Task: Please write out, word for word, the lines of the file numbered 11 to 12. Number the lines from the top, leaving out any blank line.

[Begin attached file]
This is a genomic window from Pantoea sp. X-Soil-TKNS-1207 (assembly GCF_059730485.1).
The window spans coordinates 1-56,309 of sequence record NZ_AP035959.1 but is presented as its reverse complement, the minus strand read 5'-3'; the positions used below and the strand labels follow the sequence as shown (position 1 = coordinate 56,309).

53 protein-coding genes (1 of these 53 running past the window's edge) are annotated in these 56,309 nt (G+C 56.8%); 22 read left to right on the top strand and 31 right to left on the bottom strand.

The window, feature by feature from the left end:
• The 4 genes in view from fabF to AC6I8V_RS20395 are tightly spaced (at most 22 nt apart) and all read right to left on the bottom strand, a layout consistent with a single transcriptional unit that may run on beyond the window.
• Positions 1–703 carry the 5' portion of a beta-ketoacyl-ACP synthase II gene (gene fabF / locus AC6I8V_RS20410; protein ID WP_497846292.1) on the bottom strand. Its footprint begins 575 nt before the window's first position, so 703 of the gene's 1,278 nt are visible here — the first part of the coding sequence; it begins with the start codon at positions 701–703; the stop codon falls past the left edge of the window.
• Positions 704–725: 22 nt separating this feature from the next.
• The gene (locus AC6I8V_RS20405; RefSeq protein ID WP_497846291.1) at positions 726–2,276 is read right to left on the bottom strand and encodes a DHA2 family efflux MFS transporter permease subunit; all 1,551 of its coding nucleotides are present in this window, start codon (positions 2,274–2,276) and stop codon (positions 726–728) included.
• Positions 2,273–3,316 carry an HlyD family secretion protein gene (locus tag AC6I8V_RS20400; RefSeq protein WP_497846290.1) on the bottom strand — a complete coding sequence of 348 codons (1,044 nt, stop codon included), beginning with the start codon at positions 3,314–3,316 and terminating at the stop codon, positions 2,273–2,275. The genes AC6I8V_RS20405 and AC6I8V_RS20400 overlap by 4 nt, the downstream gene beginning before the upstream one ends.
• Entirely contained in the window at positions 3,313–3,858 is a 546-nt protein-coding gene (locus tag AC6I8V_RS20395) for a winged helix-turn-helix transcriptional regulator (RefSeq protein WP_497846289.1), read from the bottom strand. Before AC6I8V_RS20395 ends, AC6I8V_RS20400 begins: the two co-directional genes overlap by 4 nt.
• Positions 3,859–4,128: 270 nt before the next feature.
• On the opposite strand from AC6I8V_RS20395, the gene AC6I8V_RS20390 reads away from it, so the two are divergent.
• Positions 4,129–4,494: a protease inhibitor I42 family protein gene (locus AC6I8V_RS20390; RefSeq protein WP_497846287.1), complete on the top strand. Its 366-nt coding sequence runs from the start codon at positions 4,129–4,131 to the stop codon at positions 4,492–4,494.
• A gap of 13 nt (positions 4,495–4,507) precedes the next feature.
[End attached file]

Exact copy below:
• Positions 3,859–4,128: 270 nt before the next feature.
• On the opposite strand from AC6I8V_RS20395, the gene AC6I8V_RS20390 reads away from it, so the two are divergent.